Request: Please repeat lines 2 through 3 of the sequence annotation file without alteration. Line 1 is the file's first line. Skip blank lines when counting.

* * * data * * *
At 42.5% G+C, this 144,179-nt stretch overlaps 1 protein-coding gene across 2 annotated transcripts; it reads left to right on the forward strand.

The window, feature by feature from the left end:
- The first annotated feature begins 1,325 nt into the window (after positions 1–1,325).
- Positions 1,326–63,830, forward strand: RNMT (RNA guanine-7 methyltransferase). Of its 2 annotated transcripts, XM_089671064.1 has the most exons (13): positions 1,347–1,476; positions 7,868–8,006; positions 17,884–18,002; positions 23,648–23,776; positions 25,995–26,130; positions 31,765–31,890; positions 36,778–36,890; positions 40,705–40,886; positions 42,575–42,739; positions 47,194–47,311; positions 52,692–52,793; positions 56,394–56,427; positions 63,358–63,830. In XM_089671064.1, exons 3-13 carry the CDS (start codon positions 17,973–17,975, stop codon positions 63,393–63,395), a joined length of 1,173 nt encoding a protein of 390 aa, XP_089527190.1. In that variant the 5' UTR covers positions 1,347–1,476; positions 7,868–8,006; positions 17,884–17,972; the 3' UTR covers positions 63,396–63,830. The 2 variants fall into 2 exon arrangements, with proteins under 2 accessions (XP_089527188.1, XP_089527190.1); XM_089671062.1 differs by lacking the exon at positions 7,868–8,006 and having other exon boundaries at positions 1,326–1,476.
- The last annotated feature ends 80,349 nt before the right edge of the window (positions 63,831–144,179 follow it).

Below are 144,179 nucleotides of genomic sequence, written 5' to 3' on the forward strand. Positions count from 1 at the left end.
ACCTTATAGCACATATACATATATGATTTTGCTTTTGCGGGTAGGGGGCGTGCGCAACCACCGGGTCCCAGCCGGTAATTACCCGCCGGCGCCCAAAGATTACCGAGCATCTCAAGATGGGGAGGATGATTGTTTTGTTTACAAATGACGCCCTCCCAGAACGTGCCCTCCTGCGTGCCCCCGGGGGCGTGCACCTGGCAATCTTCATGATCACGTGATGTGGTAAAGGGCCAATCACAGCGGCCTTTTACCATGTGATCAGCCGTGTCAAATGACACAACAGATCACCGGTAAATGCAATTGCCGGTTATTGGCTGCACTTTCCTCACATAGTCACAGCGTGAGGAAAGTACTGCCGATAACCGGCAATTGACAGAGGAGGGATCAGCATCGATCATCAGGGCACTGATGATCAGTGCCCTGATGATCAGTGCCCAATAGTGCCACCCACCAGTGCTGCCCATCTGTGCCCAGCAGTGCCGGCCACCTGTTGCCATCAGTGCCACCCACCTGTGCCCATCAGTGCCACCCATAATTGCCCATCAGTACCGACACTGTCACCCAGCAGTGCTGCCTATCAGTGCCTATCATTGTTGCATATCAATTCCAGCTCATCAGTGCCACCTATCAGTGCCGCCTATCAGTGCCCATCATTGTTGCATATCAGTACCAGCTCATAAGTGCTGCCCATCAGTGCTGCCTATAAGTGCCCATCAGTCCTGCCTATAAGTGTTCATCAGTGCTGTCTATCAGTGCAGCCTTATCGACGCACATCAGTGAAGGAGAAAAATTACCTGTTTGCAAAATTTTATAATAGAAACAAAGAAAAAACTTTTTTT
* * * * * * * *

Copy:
The window, feature by feature from the left end:
- The first annotated feature begins 1,325 nt into the window (after positions 1–1,325).